The Seven Waterfalls Hike in El Salvador is a thrilling trek that involves rappelling up one of the waterfalls! Commonly known as the Seven Waterfalls Tour in Juayua El Salvador, it’s one of the most popular adventures along the beautiful Ruta de Las Flores. Indeed, this hike is one of the best things to do in El Salvador. There are also other great waterfalls to explore in and around Juayua, including Los Chorros de la Calera, Salto de Malacatiupan and waterfalls in El Imposible National Park. We’ll make sure to cover some information on these other waterfalls in this guide.
But, first thing’s first, we’re going to comprehensively talk about the Seven Waterfalls Hike in El Salvador. To kick off this guide, we’ll provide a detailed description of the hike, including a run-down of all seven waterfalls. We’ll also recommend a local guide, discuss how to get there, show off some awesome action photos and even cover some bonus travel tips.
We hope you find this guide useful. For other fantastic El Salvador waterfall hikes, check out our guide on Tamanique Falls and the Hidden Waterfalls Hike. Or, read our awesome 20 Epic El Salvador Hiking Trails Not To Miss.
Table of Contents
Seven Waterfalls Hike El Salvador: Trail Preview
- Type: Loop
- Distance: 4.6km
- Time: 2.5–4 hours
- Accumulated elevation gain: 205m
- Difficulty: Moderate
- Trailhead: Seven Waterfalls Hike Trailhead
- Map: Wikiloc
Seven Waterfalls Hike El Salvador
As you approach the trailhead, you’ll see Santa Ana Volcano, Izalco Volcano and Cerro Verde in the distance. Once you arrive, you’ll notice coffee plantations by your side as you follow a dirt road towards a dry forest. The trail immediately descends and winds its way through the trees. Soon enough, you’ll have your first glimpse of the waterfalls, from a viewpoint just off the main trail. Better yet, a little further along, you’ll arrive on a flat section with views of more of the waterfalls.
From here, the trail becomes steeper with some slippery and narrow sections. You’ll then arrive at your first river crossing. Once you’ve skipped along a few rocks and headed further along the stream, you’ll arrive at the first waterfall.
Waterfall One: La Toma
The first waterfall on the Seven Waterfalls Hike in El Salvador is possibly the best one. At 70 metres high, La Toma is the highest waterfall during the hike. It wasn’t the most powerful of waterfalls, but given its height, it was quite impressive. If you’ve arrived mid-morning, you’re in for a real treat. Sun rays squeezing through gaps in the dense forest parade around the waterfall creating a tranquil atmosphere.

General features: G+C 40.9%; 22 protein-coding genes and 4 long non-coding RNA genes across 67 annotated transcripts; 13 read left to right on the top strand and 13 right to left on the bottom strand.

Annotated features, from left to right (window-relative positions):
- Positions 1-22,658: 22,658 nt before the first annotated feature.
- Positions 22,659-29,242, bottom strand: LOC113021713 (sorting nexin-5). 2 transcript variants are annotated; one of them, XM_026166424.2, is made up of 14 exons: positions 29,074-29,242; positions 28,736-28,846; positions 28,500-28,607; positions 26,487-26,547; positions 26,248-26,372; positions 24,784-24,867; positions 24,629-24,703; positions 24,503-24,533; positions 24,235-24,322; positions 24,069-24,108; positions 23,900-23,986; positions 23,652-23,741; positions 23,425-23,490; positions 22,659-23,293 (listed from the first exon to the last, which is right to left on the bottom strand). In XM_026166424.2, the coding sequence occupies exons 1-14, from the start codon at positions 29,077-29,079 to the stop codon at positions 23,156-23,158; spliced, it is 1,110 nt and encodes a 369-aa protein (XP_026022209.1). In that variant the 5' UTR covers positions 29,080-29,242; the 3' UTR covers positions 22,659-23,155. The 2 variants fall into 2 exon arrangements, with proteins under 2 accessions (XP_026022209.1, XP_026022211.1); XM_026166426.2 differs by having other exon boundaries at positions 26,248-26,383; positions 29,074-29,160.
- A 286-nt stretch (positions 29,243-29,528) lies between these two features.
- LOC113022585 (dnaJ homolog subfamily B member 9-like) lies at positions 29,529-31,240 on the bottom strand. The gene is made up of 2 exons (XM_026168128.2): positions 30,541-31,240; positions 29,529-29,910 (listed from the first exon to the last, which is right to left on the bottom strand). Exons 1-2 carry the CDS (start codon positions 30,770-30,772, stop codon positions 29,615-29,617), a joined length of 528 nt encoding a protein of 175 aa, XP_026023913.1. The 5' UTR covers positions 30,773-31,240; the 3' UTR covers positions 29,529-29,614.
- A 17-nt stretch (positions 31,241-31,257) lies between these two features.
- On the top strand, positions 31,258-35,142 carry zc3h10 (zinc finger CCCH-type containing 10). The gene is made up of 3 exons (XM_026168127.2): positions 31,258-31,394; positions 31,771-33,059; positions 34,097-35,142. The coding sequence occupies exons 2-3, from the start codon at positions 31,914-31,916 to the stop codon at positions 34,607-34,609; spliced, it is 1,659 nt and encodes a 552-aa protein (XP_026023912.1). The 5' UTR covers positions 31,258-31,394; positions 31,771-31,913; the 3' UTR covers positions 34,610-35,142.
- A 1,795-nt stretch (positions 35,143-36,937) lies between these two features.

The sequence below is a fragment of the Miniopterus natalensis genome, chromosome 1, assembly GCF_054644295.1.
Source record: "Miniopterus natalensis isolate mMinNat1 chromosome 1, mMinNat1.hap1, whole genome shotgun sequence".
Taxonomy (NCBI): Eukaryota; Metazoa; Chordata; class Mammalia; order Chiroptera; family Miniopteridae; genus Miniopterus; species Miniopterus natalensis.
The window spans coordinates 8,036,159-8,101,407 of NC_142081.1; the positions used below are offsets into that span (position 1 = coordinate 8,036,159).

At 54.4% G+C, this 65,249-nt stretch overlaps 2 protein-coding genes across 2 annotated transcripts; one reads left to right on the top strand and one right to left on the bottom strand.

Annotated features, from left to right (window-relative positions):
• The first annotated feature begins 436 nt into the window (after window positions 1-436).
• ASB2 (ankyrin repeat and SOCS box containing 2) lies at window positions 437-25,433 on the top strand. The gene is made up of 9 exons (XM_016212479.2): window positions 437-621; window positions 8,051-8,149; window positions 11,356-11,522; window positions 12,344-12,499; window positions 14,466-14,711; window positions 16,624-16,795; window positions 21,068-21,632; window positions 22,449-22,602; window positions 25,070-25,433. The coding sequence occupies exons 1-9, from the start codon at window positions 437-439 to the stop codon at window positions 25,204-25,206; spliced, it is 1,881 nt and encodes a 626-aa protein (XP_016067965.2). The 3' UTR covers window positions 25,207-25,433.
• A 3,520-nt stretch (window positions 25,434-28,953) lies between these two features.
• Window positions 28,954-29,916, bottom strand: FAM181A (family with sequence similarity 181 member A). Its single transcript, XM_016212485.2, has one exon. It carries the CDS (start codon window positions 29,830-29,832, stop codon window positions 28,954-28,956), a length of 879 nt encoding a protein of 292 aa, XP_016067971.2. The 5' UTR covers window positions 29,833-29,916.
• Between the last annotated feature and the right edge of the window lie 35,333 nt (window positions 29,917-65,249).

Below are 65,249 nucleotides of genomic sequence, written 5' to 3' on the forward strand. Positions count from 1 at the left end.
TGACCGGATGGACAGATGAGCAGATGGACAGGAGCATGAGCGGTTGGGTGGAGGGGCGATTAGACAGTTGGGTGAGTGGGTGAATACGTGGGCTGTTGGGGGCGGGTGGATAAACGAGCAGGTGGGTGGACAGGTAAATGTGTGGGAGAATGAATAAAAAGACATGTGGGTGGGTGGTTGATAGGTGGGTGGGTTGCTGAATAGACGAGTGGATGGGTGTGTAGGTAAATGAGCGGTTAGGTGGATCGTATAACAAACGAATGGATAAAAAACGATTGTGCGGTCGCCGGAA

We were told by our guide, that La Toma provides water for 11 communities in Juayua situated on the Ruta de Las Flores. So, we’re sure this waterfall is enjoyed by locals and tourists alike. Make sure to skip along some rocks to get close to being underneath the waterfall. It’s an amazing feeling to feel the spray of the falls.
Waterfall Two: Cascada Seca
The second waterfall along the Seven Waterfalls Hike is Cascada Seca, which translates to a dry waterfall. Owing to a nearby coffee factory, the water from this set of falls runs fairly dry most of the time. To be expected, this waterfall was possibly the least impressive during the hike. It particularly paled in comparison to La Toma. So, no need to stay at this waterfall for too long.
Waterfall Three: Cascada Arcoiris
After being disappointed by Cascada Seca, the next waterfall had us feeling jovial again. Cascada Arcoiris translates to Rainbow Falls. That’s because, as you approach the falls, you can see a rainbow at the base of it. The cascades here gently pour over a wide vertical rock, creating a bridal veil type of falls. If you’re running low on water, and you’re feeling brave, you can fill your bottle up here. We were told the water is 98% pure, so that’s pretty good odds for clean water.
Given the rainbow at the base of the falls, this was definitely one of the most beautiful waterfalls along the Seven Waterfalls Hike in Juayua.